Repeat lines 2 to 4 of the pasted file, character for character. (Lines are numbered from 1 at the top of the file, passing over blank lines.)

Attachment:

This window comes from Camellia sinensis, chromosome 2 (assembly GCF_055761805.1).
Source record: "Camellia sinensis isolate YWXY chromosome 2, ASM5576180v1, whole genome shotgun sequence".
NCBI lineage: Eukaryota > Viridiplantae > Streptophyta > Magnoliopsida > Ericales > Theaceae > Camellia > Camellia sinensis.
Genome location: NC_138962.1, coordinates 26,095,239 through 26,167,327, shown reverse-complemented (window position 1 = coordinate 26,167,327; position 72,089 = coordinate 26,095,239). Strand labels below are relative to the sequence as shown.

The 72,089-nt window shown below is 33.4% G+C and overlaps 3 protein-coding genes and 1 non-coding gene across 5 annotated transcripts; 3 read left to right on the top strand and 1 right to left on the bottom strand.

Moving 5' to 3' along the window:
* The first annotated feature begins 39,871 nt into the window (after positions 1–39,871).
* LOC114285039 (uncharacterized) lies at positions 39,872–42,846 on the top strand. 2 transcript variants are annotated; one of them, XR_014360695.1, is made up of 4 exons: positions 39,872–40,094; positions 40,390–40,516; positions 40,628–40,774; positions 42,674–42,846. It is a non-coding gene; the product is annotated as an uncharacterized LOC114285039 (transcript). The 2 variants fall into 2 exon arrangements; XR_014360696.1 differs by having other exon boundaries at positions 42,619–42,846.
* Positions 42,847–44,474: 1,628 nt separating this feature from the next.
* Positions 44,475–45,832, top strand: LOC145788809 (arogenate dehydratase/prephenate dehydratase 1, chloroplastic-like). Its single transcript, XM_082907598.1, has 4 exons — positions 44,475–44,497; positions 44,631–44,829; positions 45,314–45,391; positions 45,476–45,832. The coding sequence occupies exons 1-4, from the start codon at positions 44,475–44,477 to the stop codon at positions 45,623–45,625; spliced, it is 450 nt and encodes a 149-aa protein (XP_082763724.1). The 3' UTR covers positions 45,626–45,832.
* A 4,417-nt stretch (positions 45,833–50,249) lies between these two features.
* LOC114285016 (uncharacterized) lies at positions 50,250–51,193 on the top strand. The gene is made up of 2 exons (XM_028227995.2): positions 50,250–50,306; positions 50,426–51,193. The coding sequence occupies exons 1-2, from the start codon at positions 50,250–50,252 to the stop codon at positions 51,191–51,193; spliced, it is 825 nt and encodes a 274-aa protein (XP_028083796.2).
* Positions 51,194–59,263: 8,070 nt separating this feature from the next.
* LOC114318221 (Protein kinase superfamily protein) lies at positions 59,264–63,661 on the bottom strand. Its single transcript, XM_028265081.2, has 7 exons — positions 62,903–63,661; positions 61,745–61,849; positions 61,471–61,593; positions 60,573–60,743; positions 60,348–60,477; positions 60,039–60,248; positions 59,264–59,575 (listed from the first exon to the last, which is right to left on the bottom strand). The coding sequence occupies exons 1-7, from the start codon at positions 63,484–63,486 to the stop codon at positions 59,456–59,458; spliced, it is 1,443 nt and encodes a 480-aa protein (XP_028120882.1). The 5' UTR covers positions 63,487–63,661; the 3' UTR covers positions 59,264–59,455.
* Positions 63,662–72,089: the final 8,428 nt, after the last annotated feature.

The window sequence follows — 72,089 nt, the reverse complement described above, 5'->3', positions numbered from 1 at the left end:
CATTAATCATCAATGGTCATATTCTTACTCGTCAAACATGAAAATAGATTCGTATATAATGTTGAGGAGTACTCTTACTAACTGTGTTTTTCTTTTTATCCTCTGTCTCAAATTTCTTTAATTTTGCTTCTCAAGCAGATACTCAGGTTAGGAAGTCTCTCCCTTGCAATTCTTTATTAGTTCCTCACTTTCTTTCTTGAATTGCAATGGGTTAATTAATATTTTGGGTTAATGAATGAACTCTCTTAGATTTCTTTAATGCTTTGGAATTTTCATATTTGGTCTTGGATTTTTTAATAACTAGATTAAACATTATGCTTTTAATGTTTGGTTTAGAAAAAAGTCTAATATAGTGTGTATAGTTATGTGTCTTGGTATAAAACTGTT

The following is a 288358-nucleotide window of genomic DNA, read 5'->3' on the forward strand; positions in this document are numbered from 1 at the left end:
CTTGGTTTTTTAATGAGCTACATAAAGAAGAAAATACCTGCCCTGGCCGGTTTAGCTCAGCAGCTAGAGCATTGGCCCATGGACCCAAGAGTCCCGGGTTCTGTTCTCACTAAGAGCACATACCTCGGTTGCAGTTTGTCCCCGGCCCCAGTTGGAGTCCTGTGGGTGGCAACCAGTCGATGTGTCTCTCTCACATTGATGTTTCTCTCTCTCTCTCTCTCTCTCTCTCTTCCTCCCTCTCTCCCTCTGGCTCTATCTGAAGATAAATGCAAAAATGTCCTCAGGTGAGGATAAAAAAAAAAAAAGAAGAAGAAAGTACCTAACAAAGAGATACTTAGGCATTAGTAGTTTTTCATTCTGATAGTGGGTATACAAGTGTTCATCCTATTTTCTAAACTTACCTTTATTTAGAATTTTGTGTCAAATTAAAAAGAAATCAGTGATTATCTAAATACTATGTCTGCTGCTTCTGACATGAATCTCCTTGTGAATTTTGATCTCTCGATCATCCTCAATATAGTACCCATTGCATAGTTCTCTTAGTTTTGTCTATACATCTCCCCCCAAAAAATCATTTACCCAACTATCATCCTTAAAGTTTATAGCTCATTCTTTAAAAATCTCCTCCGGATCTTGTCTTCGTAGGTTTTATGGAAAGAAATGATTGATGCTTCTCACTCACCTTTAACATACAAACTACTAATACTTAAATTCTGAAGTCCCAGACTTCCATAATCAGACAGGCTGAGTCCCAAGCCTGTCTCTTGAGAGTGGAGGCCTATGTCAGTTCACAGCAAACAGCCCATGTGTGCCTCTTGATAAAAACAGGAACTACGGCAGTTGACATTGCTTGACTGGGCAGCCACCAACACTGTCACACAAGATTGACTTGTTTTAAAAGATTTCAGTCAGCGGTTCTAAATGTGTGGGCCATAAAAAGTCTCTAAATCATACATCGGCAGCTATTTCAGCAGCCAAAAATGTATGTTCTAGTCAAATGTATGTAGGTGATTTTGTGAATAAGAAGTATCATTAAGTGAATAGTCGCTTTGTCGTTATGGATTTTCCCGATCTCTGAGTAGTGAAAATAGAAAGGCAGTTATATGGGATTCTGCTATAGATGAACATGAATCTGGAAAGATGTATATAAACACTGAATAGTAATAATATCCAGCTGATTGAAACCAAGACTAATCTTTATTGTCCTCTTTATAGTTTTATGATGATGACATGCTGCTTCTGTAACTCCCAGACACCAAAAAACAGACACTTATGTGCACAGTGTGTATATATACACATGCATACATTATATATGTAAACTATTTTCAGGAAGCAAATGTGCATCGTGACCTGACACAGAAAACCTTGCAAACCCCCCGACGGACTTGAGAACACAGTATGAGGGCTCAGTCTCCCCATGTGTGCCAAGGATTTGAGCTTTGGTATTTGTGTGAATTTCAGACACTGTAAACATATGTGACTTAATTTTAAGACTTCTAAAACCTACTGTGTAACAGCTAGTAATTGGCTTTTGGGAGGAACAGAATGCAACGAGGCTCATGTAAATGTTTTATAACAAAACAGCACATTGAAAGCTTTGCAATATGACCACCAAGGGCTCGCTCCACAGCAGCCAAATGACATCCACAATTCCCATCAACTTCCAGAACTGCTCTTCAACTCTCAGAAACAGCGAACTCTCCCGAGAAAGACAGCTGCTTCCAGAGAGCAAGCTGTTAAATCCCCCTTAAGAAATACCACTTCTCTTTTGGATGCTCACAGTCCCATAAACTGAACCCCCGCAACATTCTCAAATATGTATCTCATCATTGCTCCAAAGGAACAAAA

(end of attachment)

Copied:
Source record: "Camellia sinensis isolate YWXY chromosome 2, ASM5576180v1, whole genome shotgun sequence".
NCBI lineage: Eukaryota > Viridiplantae > Streptophyta > Magnoliopsida > Ericales > Theaceae > Camellia > Camellia sinensis.
Genome location: NC_138962.1, coordinates 26,095,239 through 26,167,327, shown reverse-complemented (window position 1 = coordinate 26,167,327; position 72,089 = coordinate 26,095,239). Strand labels below are relative to the sequence as shown.